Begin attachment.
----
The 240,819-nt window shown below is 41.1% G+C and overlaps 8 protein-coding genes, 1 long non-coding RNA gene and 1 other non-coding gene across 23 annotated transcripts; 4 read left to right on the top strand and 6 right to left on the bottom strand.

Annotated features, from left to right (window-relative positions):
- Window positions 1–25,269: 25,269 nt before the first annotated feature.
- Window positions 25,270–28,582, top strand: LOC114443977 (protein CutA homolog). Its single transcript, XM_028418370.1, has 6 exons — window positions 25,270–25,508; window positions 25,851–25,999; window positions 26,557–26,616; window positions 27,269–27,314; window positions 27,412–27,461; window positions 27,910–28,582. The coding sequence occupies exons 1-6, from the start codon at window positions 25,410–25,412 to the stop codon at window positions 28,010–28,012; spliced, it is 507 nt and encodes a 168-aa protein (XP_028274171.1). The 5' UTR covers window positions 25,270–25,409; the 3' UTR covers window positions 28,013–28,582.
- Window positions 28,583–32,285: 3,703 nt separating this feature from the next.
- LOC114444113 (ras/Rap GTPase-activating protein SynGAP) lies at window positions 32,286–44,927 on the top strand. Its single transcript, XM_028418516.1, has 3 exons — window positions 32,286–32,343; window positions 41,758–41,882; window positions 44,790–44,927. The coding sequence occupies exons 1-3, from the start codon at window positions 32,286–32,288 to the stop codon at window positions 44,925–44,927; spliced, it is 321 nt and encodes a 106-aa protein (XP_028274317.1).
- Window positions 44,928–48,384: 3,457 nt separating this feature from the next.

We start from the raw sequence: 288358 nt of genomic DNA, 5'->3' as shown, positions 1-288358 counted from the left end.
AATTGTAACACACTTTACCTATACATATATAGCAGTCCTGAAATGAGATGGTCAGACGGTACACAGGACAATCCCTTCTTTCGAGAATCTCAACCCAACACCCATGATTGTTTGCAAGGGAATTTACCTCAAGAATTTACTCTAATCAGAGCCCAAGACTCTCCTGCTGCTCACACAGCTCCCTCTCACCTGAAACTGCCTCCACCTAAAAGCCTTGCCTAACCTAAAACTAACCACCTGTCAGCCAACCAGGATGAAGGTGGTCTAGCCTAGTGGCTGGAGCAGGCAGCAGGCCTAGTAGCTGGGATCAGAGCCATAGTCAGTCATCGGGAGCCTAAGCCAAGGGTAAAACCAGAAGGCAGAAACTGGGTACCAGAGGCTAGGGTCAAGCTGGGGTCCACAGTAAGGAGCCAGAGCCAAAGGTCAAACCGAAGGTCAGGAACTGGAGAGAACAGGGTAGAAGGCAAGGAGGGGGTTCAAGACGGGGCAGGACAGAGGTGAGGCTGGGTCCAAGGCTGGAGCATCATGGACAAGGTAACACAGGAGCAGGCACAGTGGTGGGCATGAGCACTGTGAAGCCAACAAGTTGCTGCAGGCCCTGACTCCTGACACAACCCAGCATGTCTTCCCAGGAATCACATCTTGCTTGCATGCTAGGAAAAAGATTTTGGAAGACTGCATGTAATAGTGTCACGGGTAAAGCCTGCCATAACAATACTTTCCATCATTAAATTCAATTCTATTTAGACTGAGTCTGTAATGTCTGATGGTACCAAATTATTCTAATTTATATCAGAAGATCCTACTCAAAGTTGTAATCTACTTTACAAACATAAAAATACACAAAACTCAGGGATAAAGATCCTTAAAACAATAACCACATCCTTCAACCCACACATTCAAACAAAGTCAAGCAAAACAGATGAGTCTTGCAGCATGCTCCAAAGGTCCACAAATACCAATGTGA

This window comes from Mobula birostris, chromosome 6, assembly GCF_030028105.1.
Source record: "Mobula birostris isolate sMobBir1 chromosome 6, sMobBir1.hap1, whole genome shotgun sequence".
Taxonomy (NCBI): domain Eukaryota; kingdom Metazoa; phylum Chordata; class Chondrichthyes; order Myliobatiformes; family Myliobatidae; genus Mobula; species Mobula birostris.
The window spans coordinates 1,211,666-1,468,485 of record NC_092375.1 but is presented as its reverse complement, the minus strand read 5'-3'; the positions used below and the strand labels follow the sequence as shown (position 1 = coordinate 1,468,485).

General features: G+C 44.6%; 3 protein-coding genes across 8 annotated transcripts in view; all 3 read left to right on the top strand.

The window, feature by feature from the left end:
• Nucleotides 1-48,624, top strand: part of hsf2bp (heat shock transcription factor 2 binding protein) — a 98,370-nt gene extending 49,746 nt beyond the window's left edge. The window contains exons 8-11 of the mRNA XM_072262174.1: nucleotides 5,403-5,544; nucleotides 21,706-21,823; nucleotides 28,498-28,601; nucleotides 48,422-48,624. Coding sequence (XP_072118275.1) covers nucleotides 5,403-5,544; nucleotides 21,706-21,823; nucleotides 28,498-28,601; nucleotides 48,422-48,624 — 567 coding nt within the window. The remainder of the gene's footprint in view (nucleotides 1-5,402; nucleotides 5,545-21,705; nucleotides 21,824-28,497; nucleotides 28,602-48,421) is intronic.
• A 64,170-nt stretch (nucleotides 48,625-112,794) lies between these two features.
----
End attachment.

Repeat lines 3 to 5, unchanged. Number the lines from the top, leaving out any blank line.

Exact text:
- Window positions 1–25,269: 25,269 nt before the first annotated feature.
- Window positions 25,270–28,582, top strand: LOC114443977 (protein CutA homolog). Its single transcript, XM_028418370.1, has 6 exons — window positions 25,270–25,508; window positions 25,851–25,999; window positions 26,557–26,616; window positions 27,269–27,314; window positions 27,412–27,461; window positions 27,910–28,582. The coding sequence occupies exons 1-6, from the start codon at window positions 25,410–25,412 to the stop codon at window positions 28,010–28,012; spliced, it is 507 nt and encodes a 168-aa protein (XP_028274171.1). The 5' UTR covers window positions 25,270–25,409; the 3' UTR covers window positions 28,013–28,582.
- Window positions 28,583–32,285: 3,703 nt separating this feature from the next.